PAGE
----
Perl Carp

Just really quick, for those perl visitors who have always wondered, what is it exactly that Carp does and why should I be using it?

Let’s assume you have a DB model that handles all db transactions via DBIx::Simple or DBI, etc.

package DB::Model;

use strict;
use warnings;
use Carp qw/croak/;
...
...
sub do {
  my $self = shift;
  my ($schema,$sql,@binds) = @_;
  #$self->logger->("Performing some task... : $sql on $schema");
  $self->db->query($sql,@binds) or croak $self->db->error;
}

Now, in some other part of your program (run.pl)

#!/usr/bin/perl

use strict;
use warnings;

use DB::Model; # or from some IOC or DB provider in your application, etc.

....
$model->do('SELECT id FROM foo INNER JOIN bar USING(id) WHERE id = ? ',$id);

If there’s an error in your SQL statement, the ‘croak’ call will supply the database exception as such :

DBD::mysql::st execute failed: Column 'id' in where clause is ambiguous at lib/DB/Model.pm line xxx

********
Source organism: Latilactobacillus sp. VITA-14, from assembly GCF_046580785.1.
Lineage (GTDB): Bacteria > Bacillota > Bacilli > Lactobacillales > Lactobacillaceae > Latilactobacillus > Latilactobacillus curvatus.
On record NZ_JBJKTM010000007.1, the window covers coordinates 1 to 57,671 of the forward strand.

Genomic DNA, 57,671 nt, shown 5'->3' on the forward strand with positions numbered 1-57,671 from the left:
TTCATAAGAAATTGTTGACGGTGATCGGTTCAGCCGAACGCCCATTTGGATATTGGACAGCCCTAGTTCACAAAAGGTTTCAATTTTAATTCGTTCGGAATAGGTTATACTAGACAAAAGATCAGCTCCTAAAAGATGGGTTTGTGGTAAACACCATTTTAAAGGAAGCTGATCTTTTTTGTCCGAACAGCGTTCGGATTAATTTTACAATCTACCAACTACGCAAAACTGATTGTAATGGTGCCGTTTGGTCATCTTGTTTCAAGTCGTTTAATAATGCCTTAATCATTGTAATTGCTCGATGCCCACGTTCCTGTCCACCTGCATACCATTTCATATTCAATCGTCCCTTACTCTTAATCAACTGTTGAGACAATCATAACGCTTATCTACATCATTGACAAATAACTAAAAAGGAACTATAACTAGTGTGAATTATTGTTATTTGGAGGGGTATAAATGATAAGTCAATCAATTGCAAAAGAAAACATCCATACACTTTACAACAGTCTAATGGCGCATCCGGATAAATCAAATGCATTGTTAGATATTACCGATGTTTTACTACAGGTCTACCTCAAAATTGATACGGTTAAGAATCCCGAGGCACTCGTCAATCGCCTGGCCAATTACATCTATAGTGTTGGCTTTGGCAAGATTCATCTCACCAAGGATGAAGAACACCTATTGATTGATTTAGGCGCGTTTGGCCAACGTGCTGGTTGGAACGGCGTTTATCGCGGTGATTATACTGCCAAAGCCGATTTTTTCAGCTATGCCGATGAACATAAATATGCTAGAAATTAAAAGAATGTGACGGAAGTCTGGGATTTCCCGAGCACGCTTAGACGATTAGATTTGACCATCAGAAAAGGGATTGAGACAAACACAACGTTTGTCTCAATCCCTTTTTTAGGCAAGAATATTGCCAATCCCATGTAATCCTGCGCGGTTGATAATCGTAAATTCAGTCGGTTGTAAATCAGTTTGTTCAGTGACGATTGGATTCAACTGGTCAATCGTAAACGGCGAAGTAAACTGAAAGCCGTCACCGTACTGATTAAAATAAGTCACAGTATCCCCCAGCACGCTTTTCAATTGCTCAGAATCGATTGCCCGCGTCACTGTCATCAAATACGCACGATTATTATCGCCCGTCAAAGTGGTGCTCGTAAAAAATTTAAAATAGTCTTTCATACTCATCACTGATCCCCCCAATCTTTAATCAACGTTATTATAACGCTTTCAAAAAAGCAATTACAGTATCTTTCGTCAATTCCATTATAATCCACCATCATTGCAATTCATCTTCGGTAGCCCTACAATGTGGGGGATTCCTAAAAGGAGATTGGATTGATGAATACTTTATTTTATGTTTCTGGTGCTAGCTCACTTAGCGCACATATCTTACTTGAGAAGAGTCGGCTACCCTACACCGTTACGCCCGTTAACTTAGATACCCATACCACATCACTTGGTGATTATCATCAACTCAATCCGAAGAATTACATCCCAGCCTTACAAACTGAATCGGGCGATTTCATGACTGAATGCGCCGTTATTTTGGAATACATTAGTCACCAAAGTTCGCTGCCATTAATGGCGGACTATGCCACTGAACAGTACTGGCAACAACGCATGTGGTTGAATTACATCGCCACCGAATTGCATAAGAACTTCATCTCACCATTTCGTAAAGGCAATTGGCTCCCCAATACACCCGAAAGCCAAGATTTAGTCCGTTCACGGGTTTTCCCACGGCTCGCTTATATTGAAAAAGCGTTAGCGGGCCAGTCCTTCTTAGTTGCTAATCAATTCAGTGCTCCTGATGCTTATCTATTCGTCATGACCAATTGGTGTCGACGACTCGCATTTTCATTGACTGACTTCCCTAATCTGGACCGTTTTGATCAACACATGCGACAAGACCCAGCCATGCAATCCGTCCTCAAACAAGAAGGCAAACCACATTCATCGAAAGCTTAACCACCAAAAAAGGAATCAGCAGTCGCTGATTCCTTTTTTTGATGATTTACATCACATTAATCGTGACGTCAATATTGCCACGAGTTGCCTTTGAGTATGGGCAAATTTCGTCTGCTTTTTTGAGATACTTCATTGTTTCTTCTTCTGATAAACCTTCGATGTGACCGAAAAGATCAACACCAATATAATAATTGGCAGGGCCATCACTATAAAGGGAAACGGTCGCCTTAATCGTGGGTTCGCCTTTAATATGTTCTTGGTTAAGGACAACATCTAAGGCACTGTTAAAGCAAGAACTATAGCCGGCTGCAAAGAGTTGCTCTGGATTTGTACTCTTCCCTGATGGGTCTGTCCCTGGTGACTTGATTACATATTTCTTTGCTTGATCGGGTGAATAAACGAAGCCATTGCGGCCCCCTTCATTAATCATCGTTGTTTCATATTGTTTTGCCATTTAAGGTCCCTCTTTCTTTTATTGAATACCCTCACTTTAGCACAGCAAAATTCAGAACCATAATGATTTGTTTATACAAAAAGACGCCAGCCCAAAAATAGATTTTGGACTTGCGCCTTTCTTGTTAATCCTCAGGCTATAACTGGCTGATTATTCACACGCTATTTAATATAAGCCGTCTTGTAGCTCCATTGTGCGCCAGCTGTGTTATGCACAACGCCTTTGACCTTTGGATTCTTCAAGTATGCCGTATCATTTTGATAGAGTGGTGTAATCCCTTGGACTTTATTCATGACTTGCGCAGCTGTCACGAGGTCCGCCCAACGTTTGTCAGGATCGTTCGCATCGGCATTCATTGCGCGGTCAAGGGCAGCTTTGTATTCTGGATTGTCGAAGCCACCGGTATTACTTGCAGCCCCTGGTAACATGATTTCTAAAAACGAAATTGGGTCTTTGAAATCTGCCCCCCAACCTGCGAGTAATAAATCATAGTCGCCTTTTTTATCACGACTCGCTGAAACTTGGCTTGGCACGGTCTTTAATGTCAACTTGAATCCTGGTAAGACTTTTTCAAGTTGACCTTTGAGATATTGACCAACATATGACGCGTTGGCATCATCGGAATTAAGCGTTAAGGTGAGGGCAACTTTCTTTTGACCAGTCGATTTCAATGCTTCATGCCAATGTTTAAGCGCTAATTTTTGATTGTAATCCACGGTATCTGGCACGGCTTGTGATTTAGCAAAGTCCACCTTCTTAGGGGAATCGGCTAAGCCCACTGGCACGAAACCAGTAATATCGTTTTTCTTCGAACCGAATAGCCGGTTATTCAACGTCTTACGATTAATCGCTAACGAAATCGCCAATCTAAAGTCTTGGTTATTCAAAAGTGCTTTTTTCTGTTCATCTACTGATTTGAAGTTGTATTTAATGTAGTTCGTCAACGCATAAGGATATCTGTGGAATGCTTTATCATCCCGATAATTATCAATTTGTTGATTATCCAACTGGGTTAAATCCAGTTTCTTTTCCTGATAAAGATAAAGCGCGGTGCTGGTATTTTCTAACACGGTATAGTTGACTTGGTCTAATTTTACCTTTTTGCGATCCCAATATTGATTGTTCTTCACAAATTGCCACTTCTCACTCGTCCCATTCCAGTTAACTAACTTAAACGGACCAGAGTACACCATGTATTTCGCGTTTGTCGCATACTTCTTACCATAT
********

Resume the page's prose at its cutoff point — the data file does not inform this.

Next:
Well, that’s nice, but it’s not very helpful if you have dozens of places in your code where you’re making that call to the database.

If you’re using Carp, you can easily turn on the verbose mode, and watch the stack trace come back to the original caller of the method / function.

#!/usr/bin/perl

use strict;
use warnings;
use Carp;

use DB::Model; # or from some IOC or DB provider in your application, etc.
$Carp::Verbose = 1; #- testing / debugging mode (you can even pass this via command line args)
....
$model->do('SELECT id FROM foo INNER JOIN bar USING(id) WHERE id = ? ',$id);

Which throws the trace :

DBD::mysql::st execute failed: Column 'id' in where clause is ambiguous at lib/DB/Model.pm line xxx
  DB::Model::do('DB::Model','SELECT id FROM foo INNER JOIN bar USING(id) WHERE id = ?',1) called at lib/DB/Model.pm line xxx
  ...
  ...
  Back on up to the original caller

This is really helpful while you’re writing your tests and in active development or are in debug mode.

When you’re done with your testing, you can remove the verbose mode.

Personally, when it’s available, I like to use croak to throw the exceptions in conjunction with a logger class so I can quickly evaluate the full SQL statement + parameters. I have, in times, added additional levels of exception handling by using Class::Exception and Try::Catch blocks around the exceptions for those can may be recovered, or need special warning messages / response codes (think Restful web services and http response codes for various resource exceptions, IE, Invalid Data, etc).

See more information here and here.

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